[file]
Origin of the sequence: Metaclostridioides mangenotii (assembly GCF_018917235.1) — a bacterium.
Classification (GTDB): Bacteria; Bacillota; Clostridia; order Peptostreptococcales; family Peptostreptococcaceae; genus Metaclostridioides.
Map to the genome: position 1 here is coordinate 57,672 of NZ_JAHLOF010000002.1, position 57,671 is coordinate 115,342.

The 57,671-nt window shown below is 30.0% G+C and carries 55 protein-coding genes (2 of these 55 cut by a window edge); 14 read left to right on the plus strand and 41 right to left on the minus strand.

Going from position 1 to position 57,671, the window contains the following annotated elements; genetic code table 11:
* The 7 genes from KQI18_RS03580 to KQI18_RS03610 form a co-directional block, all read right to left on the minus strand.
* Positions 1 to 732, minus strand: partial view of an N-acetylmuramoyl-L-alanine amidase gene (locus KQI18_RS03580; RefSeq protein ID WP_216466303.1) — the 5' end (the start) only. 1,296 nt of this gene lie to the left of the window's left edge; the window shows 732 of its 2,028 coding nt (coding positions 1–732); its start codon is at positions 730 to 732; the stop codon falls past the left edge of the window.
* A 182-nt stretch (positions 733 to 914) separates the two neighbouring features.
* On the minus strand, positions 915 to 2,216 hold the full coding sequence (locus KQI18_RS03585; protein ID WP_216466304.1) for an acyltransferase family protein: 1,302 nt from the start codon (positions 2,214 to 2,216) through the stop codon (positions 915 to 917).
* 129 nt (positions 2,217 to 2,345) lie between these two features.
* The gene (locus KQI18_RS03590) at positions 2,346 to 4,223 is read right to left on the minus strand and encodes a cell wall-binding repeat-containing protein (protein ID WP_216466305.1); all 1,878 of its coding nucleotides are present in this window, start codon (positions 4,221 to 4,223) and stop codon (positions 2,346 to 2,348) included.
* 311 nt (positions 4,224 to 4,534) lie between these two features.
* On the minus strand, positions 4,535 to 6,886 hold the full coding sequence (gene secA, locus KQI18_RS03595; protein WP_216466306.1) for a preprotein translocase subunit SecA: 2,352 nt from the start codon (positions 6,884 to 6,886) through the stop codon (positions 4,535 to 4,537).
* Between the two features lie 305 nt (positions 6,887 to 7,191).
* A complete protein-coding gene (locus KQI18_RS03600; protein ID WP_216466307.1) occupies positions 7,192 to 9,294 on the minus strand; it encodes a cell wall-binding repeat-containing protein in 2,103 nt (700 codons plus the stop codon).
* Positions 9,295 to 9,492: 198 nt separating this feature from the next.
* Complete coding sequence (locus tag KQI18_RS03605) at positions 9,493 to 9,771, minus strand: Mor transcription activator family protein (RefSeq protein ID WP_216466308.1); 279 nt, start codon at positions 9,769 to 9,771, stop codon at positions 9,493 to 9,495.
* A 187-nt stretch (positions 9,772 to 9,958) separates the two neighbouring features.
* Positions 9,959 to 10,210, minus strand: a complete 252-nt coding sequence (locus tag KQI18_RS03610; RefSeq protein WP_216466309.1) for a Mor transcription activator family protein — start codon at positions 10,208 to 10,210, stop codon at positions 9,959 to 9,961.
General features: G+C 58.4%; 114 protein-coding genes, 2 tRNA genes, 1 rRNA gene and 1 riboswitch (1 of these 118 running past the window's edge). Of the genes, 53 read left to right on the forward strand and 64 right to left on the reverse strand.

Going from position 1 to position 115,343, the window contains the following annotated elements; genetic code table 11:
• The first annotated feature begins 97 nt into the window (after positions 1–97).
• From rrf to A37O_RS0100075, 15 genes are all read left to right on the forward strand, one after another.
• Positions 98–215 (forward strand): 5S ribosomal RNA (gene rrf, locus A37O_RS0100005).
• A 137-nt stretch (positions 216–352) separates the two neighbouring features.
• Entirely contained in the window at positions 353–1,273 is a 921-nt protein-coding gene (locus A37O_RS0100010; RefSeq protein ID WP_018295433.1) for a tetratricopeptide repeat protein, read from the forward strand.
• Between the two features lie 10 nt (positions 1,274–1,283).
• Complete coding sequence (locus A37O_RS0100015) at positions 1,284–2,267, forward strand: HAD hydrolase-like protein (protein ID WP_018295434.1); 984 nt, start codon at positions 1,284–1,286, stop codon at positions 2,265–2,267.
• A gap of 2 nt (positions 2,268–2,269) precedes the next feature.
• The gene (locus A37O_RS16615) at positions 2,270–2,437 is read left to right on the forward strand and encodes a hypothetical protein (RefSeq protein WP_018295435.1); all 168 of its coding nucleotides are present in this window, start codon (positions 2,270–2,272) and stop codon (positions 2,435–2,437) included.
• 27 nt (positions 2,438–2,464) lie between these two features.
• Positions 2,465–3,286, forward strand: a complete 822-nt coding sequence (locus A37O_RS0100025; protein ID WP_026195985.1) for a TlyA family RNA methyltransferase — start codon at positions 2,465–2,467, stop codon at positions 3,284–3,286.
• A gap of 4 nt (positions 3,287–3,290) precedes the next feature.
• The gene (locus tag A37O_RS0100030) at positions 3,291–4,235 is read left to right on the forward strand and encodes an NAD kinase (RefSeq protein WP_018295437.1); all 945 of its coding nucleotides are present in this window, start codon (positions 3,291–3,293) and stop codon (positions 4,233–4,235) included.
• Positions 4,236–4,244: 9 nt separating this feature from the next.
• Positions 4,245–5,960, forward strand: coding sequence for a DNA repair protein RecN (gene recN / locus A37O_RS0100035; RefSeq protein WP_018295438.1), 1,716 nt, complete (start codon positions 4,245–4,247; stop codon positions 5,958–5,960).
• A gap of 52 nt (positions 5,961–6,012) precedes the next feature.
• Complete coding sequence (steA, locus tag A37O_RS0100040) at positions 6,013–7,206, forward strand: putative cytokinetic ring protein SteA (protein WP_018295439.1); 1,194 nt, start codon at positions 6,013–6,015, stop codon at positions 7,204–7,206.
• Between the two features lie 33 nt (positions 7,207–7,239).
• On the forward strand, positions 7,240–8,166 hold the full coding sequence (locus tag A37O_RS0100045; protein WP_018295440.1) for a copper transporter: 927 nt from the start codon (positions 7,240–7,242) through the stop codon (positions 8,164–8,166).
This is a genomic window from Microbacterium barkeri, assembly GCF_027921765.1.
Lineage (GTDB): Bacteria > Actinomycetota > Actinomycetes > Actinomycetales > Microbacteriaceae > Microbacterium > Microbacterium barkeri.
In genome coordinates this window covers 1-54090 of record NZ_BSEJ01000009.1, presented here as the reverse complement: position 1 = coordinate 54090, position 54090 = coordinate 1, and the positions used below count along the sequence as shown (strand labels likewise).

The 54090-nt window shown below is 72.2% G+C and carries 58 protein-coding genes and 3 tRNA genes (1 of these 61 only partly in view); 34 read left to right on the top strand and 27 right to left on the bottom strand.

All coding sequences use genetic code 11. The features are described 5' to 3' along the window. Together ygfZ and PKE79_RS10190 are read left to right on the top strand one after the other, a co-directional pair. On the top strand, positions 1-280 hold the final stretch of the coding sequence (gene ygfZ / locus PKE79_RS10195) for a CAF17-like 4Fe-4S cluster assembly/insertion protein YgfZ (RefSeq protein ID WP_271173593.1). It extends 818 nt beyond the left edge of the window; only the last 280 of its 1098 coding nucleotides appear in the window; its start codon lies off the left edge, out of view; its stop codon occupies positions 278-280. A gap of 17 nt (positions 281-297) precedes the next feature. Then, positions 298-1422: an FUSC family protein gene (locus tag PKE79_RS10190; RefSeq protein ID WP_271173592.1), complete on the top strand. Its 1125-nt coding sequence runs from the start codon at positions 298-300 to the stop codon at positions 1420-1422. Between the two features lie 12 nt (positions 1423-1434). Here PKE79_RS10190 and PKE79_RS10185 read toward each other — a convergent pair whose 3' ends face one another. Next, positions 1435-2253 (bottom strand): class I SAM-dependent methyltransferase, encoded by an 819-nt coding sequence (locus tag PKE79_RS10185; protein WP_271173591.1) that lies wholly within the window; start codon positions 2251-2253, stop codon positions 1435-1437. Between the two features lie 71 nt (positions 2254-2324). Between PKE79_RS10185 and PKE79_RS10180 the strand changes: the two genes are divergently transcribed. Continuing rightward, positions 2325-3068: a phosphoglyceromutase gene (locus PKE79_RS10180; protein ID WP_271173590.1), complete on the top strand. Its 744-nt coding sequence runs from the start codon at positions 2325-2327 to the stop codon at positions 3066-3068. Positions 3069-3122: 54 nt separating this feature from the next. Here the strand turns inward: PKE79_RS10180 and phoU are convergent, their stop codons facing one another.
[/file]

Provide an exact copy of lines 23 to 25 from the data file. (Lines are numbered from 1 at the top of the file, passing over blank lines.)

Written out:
• From rrf to A37O_RS0100075, 15 genes are all read left to right on the forward strand, one after another.
• Positions 98–215 (forward strand): 5S ribosomal RNA (gene rrf, locus A37O_RS0100005).
• A 137-nt stretch (positions 216–352) separates the two neighbouring features.